Woolworths has a pain Down Under

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Woolworths has a pain Down Under
Credit: © Reuters.

I'm afraid there was nothing organic, healthy or delicious about the Woolworths (ASX: WOW ) trading update for the 26 weeks ended 26 December 2021.

A drop in headline earnings per share (HEPS) of between 30% and 40% isn't much of a Good Business Journey, either. Although there are some valid reasons for the drop, the truth of it is that Woolworths is still suffering in Australia and is under pressure at home.

I'm astounded that the share price only fell 1.6% based on this result.


Most retailers report on a 52-week basis rather than a usual calendar basis, which results in a 53-week result every few years. This is why the result is a "26-week update" rather than an "interim update" as would be the norm.

Over this period, group sales fell 2.1%. It's a big deal for a retailer's sales to go backwards. The drop was 0.3% in constant currency terms, with the Australian Dollar as the relevant currency for Woolworths.

Online sales at least did well, up 22.4% and now contributing 13.7% to the group's total turnover.

In an attempt to improve the narrative in this result by talking to the momentum over the period, Woolworths highlights that sales in the last six weeks of the period increased by 3% in ZAR and 3.5% in constant currency terms. The problem is that the trading in those final weeks didn't improve in Fashion Beauty Home (FBH) which has been a thorn in the group's side.

Woolworths took major knocks from the extended lockdowns in Australia and by the civil unrest in South Africa.

South Africa

In South Africa, the much-loved food business grew turnover by 3.8%, with the last six weeks reflecting a 5.8% gain. That is not fantastic compared to recent numbers seen out of Checkers. I've had this debate on Twitter with a few people and my view remains that Checkers is taking market share from Woolworths. I can see it happening in our household and among my friends.

Woolworths argues that the base period was a time of increased home consumption as restaurants were either closed or heavily restricted. Whilst there is truth in that, my view on Checkers as a major threat remains firm.

Margins are under pressure here, evidenced by price movement of 2.6% despite product inflation of 3.7%. This means that Woolworths is having to suck up some of the inflationary pressures in an effort to drive volumes (which only grew by 0.2%).

Online sales in Food increased by 55.8%, now contributing 3.1% of sales. Space grew 2.2%, so the format is still expanding.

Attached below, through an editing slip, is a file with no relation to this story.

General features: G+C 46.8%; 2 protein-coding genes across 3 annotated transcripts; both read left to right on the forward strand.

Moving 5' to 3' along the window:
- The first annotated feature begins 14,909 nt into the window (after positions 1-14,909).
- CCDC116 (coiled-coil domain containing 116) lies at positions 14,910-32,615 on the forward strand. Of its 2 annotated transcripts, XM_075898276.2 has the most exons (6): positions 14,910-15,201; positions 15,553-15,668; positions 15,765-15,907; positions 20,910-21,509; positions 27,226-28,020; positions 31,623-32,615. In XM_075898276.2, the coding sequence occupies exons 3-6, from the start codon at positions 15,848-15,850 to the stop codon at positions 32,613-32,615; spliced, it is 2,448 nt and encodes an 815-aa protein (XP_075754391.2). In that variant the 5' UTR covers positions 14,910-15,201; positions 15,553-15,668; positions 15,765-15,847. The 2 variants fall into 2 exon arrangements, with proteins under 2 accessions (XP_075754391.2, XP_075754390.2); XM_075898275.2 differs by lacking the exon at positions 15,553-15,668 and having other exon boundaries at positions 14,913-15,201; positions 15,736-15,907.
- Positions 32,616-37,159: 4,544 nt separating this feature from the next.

The FBH business posted a better sales result than Food this time around, with turnover up by 4.7% in comparable stores. Total turnover only increased 4.2%, which means the group has decreased its space as new store growth was negative. The footprint is 6.1% smaller. Online sales were up 19.2%, now contributing 4.4% of South African sales.

Trade in the final six weeks was disappointed by the Womenswear division. The Woolworths Financial Services net book grew by 5.3%, faster than both underlying divisions. This tells me that relatively more sales are on credit than in the prior period.

Australia and New Zealand

At one point, it would've been hard to imagine how things could get worse for this business. Then, along came Covid. It's important to remember in life that things can always get worse.

During this period, the rather... strict governments in that region ensured that 70% of the brick-and-mortar stores couldn't trade. In the final six weeks of the period, positive growth resumed as Aussies were allowed to leave their basements.

David Jones saw a drop in turnover in comparable stores of 9%. It grew 3.2% in that golden six week period, which is hardly an exciting number. Woolworths points out that Boxing Day sales were in the comparable period but not in this one, so on a "Boxing Day sales adjusted" basis the increase would've been 7.7%.

Country Road Group sales fell 3.2% in comparable stores and grew 1.7% in the last six weeks. No Boxing Day adjusted number is presented, which probably means it was still pretty bad.

Online sales in David Jones increased by 44.2% and contributed 28.1% of the total. In Country Road, online sales increased 3.6% and contributed 33.8% to total sales.

I think Novak Djokovic is the only person who has had a worse experience in Australia than Woolworths.In summary: ouch.

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